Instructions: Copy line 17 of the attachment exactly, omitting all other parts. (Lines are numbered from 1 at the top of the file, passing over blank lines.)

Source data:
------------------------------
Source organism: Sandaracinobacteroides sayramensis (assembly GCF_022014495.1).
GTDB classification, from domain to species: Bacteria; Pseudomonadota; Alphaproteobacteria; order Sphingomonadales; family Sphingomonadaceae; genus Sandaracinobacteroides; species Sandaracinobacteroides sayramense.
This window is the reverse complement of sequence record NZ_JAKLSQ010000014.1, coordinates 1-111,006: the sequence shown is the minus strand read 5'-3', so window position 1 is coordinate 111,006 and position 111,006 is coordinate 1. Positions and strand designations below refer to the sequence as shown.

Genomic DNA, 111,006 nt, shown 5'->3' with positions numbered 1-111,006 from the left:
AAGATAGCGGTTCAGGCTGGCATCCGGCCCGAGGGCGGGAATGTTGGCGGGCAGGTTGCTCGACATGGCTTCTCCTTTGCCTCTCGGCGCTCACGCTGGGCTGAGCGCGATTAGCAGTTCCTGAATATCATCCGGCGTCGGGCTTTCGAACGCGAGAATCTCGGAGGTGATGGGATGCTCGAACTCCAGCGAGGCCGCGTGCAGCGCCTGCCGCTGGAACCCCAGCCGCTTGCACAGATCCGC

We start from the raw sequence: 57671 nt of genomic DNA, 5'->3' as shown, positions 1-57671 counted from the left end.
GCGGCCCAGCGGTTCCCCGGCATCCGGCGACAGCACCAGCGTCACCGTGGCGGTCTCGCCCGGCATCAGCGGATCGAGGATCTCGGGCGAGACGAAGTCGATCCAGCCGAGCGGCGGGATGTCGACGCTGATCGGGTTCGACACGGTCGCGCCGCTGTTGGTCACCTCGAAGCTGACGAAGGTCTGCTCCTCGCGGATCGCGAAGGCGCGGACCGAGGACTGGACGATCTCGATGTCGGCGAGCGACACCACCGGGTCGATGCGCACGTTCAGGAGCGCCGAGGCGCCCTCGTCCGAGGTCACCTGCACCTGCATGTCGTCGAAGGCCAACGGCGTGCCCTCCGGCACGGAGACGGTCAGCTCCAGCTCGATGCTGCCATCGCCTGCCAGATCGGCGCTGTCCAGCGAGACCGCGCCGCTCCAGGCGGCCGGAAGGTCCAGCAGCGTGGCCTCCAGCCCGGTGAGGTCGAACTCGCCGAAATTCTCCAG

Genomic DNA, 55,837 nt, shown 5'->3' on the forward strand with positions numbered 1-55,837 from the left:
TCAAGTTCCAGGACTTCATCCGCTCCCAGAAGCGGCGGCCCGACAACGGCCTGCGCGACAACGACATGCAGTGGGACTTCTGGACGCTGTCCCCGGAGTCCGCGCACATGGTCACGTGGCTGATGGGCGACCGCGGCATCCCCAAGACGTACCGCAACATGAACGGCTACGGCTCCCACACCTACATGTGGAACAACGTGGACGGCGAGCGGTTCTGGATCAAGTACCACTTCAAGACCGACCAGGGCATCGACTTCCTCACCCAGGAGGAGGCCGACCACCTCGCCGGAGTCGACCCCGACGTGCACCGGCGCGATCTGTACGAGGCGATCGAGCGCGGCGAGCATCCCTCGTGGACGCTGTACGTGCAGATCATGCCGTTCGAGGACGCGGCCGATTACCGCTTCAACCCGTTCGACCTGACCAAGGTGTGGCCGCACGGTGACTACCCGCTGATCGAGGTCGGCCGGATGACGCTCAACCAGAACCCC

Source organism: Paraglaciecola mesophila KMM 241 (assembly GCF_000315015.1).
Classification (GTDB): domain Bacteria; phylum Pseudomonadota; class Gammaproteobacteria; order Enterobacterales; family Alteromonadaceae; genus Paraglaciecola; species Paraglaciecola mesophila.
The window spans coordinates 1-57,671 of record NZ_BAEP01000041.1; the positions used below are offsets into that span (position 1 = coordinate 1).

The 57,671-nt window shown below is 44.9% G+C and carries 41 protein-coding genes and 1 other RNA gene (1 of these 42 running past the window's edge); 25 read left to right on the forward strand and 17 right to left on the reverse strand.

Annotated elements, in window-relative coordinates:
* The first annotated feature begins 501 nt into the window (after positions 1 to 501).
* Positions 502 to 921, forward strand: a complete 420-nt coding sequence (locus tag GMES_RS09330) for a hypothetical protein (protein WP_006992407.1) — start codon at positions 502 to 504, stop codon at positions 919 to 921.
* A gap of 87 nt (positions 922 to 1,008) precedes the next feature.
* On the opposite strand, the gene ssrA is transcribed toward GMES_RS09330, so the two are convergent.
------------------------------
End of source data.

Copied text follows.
* A gap of 87 nt (positions 922 to 1,008) precedes the next feature.